Before England was united under the monarchy, kings had to establish their legitimacy to gain and maintain power. Loyalty to the king, and support of his authority, were not yet attached to the crown, but had to be won. To discover how this was done, Matthew Currier '16 is examining royal diplomas, a type of charter specific to the crown.
Currier, a history major, is completing an Emerson project, “A Right to Kingship in Early Anglo-Saxon England: An Examination of Anglo-Saxon Kings’ Ideology of Rulership in their Royal Charters,” under the supervision of Assistant Professor of History John Eldevik.
Using eSawyer, an online database of catalogued diplomas, Currier has been able to “immerse [himself] in the background study of diplomatics, charters, and the period, in order to understand how the politics of the time worked.” These diplomas were granted at meetings of Witan, high ranking citizens close to the king. The Witan formed the official witnesses to royal diploma signings, although more often than not, they received charters as well.
eSawyer has been an incredible resource, Currier noted, allowing him to study the diplomas and discover their “formula.” The charters, he explained, are actually a remnant of roman administrative practices, designed with formality to impart a sense of legitimacy.
Currier is using these diplomas to determine how the ideology of kingship developed, specifically using examples from the eighth century Mercian Supremacy. Two Mercian kings, Aethelbald and Offa, are of particular interest due to the decades in which they they reigned.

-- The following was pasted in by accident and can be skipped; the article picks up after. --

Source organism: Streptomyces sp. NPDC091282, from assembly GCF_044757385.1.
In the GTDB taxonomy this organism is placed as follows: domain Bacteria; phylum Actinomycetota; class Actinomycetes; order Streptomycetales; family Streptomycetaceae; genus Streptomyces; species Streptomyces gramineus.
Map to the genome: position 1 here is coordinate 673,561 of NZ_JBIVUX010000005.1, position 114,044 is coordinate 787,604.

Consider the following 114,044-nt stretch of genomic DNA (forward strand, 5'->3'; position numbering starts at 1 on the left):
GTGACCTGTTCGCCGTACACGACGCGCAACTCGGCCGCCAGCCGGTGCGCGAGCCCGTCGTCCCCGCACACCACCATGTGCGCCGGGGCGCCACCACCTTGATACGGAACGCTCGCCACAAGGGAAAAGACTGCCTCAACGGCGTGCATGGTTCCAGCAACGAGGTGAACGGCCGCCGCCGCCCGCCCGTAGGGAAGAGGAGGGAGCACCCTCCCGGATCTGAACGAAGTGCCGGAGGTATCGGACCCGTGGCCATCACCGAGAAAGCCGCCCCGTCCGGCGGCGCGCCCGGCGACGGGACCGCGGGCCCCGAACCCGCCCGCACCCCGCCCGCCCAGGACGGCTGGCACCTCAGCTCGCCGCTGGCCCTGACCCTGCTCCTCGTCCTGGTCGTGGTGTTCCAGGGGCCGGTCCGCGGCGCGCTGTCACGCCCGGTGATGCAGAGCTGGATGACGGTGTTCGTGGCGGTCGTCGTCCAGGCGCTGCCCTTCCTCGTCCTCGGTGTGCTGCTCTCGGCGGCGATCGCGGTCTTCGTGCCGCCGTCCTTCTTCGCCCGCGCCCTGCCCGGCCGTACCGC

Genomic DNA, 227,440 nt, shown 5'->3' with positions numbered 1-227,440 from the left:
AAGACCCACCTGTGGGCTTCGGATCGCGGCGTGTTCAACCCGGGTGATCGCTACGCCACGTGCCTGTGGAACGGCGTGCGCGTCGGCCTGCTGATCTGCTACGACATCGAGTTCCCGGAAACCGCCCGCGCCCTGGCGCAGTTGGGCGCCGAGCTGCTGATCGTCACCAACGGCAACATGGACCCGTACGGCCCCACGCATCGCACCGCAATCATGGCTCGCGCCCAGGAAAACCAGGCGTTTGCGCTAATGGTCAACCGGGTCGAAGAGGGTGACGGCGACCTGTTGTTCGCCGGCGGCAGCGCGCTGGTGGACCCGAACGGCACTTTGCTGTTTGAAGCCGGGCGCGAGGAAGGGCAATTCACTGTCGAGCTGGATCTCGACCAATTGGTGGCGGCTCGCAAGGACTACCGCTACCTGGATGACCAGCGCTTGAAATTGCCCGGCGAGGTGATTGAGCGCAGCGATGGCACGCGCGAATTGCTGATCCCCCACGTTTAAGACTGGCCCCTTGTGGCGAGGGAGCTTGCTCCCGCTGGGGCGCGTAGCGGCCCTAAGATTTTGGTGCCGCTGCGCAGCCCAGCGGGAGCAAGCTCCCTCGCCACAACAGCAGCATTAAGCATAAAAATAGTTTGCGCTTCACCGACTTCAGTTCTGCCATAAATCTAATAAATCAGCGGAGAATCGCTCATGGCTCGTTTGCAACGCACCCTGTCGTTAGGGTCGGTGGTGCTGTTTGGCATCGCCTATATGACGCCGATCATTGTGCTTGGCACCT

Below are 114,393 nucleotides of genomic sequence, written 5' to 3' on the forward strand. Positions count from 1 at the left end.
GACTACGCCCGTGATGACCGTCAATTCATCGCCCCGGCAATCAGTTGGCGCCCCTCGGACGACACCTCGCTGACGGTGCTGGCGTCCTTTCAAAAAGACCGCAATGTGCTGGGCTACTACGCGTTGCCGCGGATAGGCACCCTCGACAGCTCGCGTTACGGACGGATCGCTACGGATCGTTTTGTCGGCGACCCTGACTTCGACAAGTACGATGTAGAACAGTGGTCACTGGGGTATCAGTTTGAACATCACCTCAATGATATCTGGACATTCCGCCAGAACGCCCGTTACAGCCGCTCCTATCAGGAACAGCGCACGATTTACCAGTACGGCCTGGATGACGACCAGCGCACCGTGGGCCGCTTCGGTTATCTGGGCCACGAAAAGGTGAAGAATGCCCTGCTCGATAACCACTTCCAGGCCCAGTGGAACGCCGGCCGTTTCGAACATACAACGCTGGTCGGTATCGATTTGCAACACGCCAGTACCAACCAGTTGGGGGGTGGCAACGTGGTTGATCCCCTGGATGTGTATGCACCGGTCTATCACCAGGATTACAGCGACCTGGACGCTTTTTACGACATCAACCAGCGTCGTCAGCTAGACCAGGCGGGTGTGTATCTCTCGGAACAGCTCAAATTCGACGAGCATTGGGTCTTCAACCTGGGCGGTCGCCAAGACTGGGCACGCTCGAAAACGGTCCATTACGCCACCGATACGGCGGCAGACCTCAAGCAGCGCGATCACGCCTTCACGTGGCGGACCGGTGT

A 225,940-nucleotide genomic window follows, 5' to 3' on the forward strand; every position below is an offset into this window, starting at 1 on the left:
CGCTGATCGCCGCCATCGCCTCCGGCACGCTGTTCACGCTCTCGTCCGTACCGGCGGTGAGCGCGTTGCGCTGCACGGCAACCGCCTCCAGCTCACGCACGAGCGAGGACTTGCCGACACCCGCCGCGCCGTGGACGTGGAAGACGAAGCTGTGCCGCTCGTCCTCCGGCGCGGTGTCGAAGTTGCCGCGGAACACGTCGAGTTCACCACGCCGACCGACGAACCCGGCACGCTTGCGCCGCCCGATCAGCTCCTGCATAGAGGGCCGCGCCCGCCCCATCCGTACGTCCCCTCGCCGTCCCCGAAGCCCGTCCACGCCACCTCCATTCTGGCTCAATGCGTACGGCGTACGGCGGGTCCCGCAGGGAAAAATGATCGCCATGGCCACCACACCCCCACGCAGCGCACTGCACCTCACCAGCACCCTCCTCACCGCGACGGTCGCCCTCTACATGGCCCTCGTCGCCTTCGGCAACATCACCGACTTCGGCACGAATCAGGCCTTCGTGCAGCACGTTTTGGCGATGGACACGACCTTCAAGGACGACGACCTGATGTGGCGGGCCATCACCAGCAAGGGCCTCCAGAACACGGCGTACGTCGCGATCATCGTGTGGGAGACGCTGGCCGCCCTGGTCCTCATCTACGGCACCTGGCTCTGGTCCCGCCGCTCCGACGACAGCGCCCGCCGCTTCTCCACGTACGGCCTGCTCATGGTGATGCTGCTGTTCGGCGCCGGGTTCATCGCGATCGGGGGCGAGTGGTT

Currier is interested in discovering how these kings built their network of patronage and established their legitimacy as rulers. Through his research, he has discovered that both of these goals are accomplished by granting royal diplomas, typically allocating land to high-ranking clergy or aristocracy. After granting land, those leaders would be obliged to show loyalty to the king, and in turn, impart that loyalty to those under their supervision.
Of particular interest to Currier is how a national identity forms around the king, replacing the idea of being conquered with being united. He explained that during the ninth century, under the rule of Alfred the Great, what we know as the “Anglo-Saxon” identity developed.
Currier first became interested in this topic after reading a book about Frankish royal diplomas by UC Berkeley Professor of History Geoffrey Koziol. The methodology that he is using for this project is based on Kozial’s work with the Carolingians, the dynasty most well-known for Charlemagne, or Charles the Great.
“The ideology of a king,” Currier explained, “develops on how other people view him and treat him. In truth, other people’s perception of kingship is what makes the King.” Although the king has a certain amount of autonomy, “in other ways, he is beholden to doing certain things because others expect him to,” he concluded.
Uncertain of what he would like to do after graduation, Currier appreciates that he has been able to develop his research abilities, and strengthened his desire to study history.
Matthew Currier is a graduate of St. John’s Preparatory School, Danvers, Mass.